Hatley St. George; a poem for St. George’s Day

It is St. George’s Day this coming Monday, but many will be celebrating St. George, in one way or another, over this weekend. As the feast day comes up my thoughts turn again to Hatley St. George. If St. George, as our patron saint, inspires English patriotism, then I’d say my own patriotism is not about wrapping one political party or another in the flag, but about loving the little particularites of my native land. Not the big nationalist rhetoric or the aggrandising imperial history, but the patchwork of little parishes and quiet shires. That’s one of the reasons why I love little mediaeval church dedicated to St. George in the village of Hatley St. George, not far from here.

Though the church goes back to the fourteenth century , in the late sixties it suffered the apparent misfortune of a collapse in its sanctuary which was declared unsafe and taken down. A new east wall was built but the architects had the wisdom to set in the new east window an arch of clear glass. For beyond that window, across the still sacred space of what had been choir and sanctuary, stands the most beautiful beech tree, which church-goers can see now in all its glory , through the changing seasons, simmering above their altar.

It’s a magical place, but like many such, struggling for survival and recognition. I originally wrote this poem both to celebrate the church and to help raise funds for its mantenance. Do visit it if you can and support those who are working for its upkeep. One of the congregation has written this poem out in beautiful calligraphy and it is hanging on the wall there, and each summer I go and read it aloud for them as part of their summer fete. This poem is in my book The Singing Bowl which you can buy on Amazon or order from any good bookshop.

You can listen to me read the poem by clicking on the title or the ‘play’ button. As you listen you will also hear the scatter of bright birdsong which lifted the early April morning where I read the poem in my little writing hut ‘The Temple of Peace’

the window of Hatley St. George

View through the window of Hatley St. George

Hatley St. George

Stand here a while and drink the silence in.
Where clear glass lets in living light to touch
And bless your eyes. A beech tree’s tender green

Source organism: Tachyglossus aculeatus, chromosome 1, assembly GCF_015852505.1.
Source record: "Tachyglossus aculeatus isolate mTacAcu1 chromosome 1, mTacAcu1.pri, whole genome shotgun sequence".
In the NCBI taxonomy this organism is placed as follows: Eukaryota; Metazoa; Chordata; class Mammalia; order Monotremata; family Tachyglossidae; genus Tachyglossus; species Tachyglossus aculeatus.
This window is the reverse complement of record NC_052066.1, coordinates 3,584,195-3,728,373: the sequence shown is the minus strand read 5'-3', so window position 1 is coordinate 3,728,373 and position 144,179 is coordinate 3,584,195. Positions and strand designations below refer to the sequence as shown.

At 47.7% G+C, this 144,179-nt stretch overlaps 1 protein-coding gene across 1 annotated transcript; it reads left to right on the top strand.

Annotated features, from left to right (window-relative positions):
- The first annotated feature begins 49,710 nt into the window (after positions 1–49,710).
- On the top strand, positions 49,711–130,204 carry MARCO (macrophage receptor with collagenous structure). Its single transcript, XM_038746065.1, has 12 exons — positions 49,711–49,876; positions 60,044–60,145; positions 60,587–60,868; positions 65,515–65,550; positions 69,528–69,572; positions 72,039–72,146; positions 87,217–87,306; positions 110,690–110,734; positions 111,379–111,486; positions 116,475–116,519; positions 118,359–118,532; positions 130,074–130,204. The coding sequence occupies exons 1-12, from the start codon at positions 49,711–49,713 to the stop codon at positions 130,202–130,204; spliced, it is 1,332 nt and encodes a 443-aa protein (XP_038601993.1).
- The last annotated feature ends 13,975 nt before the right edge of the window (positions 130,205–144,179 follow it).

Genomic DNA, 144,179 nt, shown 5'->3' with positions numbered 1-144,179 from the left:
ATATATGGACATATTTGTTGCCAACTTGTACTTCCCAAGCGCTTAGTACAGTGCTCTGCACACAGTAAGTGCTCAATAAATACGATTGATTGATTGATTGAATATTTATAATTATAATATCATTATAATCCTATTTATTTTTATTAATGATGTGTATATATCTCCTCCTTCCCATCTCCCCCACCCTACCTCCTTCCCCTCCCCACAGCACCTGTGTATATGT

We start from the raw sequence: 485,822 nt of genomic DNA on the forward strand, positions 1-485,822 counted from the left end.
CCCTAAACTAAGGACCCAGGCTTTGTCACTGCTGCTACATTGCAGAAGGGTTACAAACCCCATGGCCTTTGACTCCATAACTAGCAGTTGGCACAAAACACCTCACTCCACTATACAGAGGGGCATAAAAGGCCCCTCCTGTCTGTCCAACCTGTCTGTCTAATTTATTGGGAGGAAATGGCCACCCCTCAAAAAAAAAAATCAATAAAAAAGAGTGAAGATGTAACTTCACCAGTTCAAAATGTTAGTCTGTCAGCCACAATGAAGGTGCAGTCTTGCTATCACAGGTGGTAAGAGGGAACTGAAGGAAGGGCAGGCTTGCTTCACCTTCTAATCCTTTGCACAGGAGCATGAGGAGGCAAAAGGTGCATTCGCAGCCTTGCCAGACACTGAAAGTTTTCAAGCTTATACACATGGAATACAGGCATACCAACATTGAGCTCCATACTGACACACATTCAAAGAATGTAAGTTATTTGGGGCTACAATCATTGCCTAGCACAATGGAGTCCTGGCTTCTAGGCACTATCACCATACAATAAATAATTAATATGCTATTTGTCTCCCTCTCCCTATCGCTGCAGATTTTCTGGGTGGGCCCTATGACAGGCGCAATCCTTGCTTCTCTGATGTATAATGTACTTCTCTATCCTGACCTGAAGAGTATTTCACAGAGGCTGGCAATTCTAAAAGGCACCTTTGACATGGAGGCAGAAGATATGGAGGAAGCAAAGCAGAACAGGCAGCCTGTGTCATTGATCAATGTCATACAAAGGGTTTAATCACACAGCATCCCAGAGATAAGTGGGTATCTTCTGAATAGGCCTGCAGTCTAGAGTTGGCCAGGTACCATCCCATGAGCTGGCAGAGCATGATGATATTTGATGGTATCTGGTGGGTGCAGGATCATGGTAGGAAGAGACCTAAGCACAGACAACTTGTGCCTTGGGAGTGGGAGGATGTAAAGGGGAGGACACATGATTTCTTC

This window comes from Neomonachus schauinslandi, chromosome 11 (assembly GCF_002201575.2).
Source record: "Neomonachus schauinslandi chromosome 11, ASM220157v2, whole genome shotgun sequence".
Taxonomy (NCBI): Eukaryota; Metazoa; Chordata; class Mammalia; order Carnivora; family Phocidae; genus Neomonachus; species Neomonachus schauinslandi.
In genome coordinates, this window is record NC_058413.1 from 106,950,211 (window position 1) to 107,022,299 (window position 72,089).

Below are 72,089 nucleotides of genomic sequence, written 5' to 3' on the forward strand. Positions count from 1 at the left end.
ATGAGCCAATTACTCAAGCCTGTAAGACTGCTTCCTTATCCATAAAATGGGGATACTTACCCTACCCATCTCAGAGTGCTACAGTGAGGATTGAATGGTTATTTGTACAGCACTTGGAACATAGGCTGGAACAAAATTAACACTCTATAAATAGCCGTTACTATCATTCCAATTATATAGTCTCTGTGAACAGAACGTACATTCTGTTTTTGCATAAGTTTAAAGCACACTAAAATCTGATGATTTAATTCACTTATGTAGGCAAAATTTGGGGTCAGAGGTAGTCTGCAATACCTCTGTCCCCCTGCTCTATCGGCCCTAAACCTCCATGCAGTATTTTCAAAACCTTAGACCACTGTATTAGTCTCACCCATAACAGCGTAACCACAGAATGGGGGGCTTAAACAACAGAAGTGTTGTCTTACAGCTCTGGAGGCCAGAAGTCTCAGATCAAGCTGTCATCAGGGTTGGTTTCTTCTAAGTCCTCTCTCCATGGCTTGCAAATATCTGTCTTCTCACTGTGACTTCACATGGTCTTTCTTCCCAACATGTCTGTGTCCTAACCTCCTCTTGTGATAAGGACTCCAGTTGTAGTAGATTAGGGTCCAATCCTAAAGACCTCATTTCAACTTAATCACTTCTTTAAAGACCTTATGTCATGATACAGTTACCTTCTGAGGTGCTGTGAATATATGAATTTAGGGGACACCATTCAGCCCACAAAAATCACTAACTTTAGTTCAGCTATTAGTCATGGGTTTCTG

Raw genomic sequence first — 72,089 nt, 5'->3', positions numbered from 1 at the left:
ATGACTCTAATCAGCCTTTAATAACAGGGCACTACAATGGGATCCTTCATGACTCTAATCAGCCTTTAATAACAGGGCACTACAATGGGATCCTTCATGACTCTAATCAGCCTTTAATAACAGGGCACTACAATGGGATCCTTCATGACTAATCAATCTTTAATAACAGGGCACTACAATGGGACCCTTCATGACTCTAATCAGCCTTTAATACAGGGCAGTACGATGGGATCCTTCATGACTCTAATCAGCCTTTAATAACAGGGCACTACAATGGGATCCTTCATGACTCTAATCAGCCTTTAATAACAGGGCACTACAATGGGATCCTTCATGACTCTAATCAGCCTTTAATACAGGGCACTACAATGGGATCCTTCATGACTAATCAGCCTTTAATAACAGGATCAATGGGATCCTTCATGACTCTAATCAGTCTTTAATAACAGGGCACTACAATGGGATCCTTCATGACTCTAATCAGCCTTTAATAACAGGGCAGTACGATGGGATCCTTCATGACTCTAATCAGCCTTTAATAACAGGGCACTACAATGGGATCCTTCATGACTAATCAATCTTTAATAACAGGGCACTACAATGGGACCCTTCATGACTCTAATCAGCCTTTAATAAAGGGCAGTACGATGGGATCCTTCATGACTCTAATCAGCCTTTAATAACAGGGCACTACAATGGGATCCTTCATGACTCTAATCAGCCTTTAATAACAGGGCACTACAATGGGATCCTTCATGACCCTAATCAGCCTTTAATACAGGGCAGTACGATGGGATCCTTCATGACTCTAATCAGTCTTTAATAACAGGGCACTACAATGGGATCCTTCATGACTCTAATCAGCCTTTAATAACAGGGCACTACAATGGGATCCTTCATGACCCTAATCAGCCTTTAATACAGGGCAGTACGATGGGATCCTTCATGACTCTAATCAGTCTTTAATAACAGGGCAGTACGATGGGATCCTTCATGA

Shimmers beyond the window’s lucid arch.
You look across an absent sanctuary;
No walls or roof, just holy, open space,
Leading your gaze out to the fresh-leaved beech
God planted here before you first drew breath.

Stand here awhile and drink the silence in.
You cannot stand as long and still as these;
This ancient beech and still more ancient church.
So let them stand, as they have stood, for you.
Let them disclose their gifts of time and place,
A secret kept for you through all these years.
Open your eyes. This empty church is full,
Thronging with life and light your eyes have missed.

Stand here awhile and drink the silence in.
Shields of forgotten chivalry, and rolls
Of honour for the young men gunned at Ypres,
And other monuments of our brief lives
Stand for the presence here of saints and souls
Who stood where you stand, to be blessed like you;
Clouds of witness to unclouded light
Shining this moment, in this place for you.

Stand here awhile and drink their silence in.
Annealed in glass, the twelve Apostles stand
And each of them is keeping faith for you.
This roof is held aloft, to give you space,
By graceful angels praying night and day
That you might hear some rumour of their flight
That you might feel the flicker of a wing
And let your heart fly free at last in prayer.


Filed under christianity, imagination, Poems

8 responses to “Hatley St. George; a poem for St. George’s Day

  1. Sonia

    A wonderful poem. Echos of the rain stick inverted throughout that poem. Hope all is well with you and yours. Love Sonia F-R

  2. Marsha Garrison

    I’ve read and listened to this lovely sonnet over and over. It took me back to a ancient church I came across in North Wales last year. St. Hywyn is in Aberdaron on the Llyn Peninsula on the coast. Bardsey Island, known as the island of 20,000 saints, lies 1.9 miles off the peninsula. In medieval times the island was a spiritual destination for pilgrims, who sojourned at St. Hywyn to prepare for the treacheous journey to the island, where many hoped to live out the remainder of their lives.

    When I entered the sanctuary of St. Hywyn, I instantly felt a sense of holiness. I indeed “stood awhile and drank in the silence.” I felt my prayers were joined by those of innumerable saints and pilgrims who had passed through there over the centuries, “clouds of witnesses to the unclouded light….”

    Thank you for reminding me of “holy open space.” I am grateful for actual and virtual open doors to sanctuaries, wherever they are found.

  3. Beautiful poem for a beautiful church.

  4. Mom

    Lovely, thank you.

  5. A beautiful poem indeed for today. Just recently there was a seven day book cover challenge for favourite books on Facebook and I chose as one of mine ‘The Singing Bowl’. Through this I alerted a friend to your poems, which were new to her, and I’m so pleased to have found you a new ‘fan’.

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